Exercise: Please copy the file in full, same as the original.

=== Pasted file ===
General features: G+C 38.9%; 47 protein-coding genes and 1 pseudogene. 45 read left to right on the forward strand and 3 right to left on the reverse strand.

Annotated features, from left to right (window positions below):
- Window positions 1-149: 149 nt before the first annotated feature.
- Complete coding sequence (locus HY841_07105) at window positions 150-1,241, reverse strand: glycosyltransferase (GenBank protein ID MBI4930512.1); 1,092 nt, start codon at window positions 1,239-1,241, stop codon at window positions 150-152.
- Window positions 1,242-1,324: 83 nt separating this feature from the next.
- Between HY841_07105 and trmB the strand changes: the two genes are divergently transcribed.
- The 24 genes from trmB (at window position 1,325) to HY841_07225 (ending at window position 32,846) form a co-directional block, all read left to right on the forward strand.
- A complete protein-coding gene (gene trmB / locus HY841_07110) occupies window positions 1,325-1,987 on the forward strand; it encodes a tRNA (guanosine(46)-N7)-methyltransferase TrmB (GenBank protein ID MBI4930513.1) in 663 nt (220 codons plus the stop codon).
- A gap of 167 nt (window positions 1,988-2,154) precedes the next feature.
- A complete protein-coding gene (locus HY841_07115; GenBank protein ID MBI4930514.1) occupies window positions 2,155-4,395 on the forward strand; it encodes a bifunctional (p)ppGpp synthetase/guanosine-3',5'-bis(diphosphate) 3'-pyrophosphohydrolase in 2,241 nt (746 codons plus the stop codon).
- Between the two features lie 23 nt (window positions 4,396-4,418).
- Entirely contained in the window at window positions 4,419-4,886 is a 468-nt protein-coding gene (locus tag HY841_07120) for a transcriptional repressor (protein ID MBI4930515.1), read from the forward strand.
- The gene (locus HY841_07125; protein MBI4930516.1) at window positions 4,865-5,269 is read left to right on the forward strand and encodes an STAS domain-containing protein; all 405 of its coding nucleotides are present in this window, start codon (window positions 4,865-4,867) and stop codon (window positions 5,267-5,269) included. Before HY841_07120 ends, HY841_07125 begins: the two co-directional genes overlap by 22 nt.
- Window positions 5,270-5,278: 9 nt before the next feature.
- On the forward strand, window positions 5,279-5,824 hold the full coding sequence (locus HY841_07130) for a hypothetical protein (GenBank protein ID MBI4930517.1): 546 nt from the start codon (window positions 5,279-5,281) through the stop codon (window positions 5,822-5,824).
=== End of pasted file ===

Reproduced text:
General features: G+C 38.9%; 47 protein-coding genes and 1 pseudogene. 45 read left to right on the forward strand and 3 right to left on the reverse strand.

Annotated features, from left to right (window positions below):
- Window positions 1-149: 149 nt before the first annotated feature.
- Complete coding sequence (locus HY841_07105) at window positions 150-1,241, reverse strand: glycosyltransferase (GenBank protein ID MBI4930512.1); 1,092 nt, start codon at window positions 1,239-1,241, stop codon at window positions 150-152.
- Window positions 1,242-1,324: 83 nt separating this feature from the next.
- Between HY841_07105 and trmB the strand changes: the two genes are divergently transcribed.
- The 24 genes from trmB (at window position 1,325) to HY841_07225 (ending at window position 32,846) form a co-directional block, all read left to right on the forward strand.
- A complete protein-coding gene (gene trmB / locus HY841_07110) occupies window positions 1,325-1,987 on the forward strand; it encodes a tRNA (guanosine(46)-N7)-methyltransferase TrmB (GenBank protein ID MBI4930513.1) in 663 nt (220 codons plus the stop codon).
- A gap of 167 nt (window positions 1,988-2,154) precedes the next feature.
- A complete protein-coding gene (locus HY841_07115; GenBank protein ID MBI4930514.1) occupies window positions 2,155-4,395 on the forward strand; it encodes a bifunctional (p)ppGpp synthetase/guanosine-3',5'-bis(diphosphate) 3'-pyrophosphohydrolase in 2,241 nt (746 codons plus the stop codon).
- Between the two features lie 23 nt (window positions 4,396-4,418).
- Entirely contained in the window at window positions 4,419-4,886 is a 468-nt protein-coding gene (locus tag HY841_07120) for a transcriptional repressor (protein ID MBI4930515.1), read from the forward strand.
- The gene (locus HY841_07125; protein MBI4930516.1) at window positions 4,865-5,269 is read left to right on the forward strand and encodes an STAS domain-containing protein; all 405 of its coding nucleotides are present in this window, start codon (window positions 4,865-4,867) and stop codon (window positions 5,267-5,269) included. Before HY841_07120 ends, HY841_07125 begins: the two co-directional genes overlap by 22 nt.
- Window positions 5,270-5,278: 9 nt before the next feature.
- On the forward strand, window positions 5,279-5,824 hold the full coding sequence (locus HY841_07130) for a hypothetical protein (GenBank protein ID MBI4930517.1): 546 nt from the start codon (window positions 5,279-5,281) through the stop codon (window positions 5,822-5,824).